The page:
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Bluetooth is a transmission technology which enables wireless data transfer between desktop computers and notebooks, PDAs, smartphones, printers, scanners, digital photo and video cameras as well as various electronic domestic appliances and personal devices.
Bluetooth devices are assigned to one of three power classes: 1, 2 and 3 (Table 1) and have correspondingly different transmission powers and transmission ranges.
Table 1 Power Classes of Bluetooth Transmitters
|Power Class||Peak Transmission Power (mW)||Maximum Transmission Power (mW)||Minimum Transmission Power (mW)||Range (m)||SAR Limit(W/kg)|
The radiation emitted from Bluetooth devices of power classes 2 and 3 is weak and limited in range. Most of the Bluetooth applications used close to the body belong to one of these two power classes. In the transmission mode, Bluetooth transmitters of the most powerful class 1 can cause exposure to radiation similar to that emitted by smartphones/mobile phones if they are operated in the immediate vicinity of the body.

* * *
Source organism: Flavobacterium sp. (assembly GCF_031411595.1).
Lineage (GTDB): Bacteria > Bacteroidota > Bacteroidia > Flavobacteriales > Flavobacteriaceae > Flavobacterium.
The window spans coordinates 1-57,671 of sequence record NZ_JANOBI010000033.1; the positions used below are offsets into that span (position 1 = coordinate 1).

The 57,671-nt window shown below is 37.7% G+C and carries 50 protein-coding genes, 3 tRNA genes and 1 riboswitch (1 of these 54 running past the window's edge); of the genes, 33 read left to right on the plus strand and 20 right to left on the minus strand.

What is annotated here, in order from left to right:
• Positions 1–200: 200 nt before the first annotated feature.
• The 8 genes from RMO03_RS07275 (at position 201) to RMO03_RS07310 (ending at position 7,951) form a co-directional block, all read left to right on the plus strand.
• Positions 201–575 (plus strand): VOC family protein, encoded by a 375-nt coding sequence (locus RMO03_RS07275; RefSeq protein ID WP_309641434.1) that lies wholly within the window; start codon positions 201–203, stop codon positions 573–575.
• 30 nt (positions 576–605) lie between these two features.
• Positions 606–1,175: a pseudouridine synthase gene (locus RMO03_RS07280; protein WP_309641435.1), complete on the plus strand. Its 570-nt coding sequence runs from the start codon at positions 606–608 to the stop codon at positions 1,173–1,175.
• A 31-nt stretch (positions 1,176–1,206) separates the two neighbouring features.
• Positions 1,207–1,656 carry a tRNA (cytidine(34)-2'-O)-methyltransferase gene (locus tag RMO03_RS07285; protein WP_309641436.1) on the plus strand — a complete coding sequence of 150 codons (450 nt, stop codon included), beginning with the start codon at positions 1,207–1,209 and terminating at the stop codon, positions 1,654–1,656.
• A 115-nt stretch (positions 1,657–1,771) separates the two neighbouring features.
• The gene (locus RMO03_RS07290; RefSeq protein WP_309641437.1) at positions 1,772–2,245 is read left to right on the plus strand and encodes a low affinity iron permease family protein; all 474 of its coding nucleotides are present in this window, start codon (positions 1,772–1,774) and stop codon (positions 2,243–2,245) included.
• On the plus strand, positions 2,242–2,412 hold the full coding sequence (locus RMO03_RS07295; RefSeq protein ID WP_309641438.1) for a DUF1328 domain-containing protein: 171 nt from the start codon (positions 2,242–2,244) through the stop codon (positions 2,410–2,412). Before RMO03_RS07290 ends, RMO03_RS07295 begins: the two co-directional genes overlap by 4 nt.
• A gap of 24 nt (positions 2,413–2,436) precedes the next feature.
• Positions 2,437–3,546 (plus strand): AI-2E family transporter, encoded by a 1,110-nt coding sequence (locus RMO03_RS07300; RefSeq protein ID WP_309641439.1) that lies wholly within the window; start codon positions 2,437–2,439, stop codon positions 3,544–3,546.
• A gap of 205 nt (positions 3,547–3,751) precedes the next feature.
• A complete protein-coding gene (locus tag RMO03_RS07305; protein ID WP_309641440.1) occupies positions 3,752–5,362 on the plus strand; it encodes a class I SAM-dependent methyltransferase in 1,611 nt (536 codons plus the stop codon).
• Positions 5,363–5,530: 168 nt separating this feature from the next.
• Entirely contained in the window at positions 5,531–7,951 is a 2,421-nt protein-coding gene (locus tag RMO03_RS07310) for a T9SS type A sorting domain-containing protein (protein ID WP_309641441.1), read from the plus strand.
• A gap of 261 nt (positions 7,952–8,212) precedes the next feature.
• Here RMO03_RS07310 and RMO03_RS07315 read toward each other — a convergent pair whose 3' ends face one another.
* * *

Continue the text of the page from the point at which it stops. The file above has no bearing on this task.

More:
The radiation exposure caused by Bluetooth devices in all three power classes is below the international recommended levels. Effects on health from long-term exposure to high-frequency electromagnetic fields remain uncertain. However, short-term effects from high-frequency radiation from Bluetooth devices are not expected.
Bluetooth hands-free headsets to minimise radiation from mobile phones
|In order to minimise radiation from mobile phones we recommend Bluetooth hands-free headsets of power classes 2 and 3. Instead of the smartphone/mobile phone, a Bluetooth transmitter that emits a far lower level of radiation is held to the ear during phone calls, thus reducing exposure of the head considerably.|
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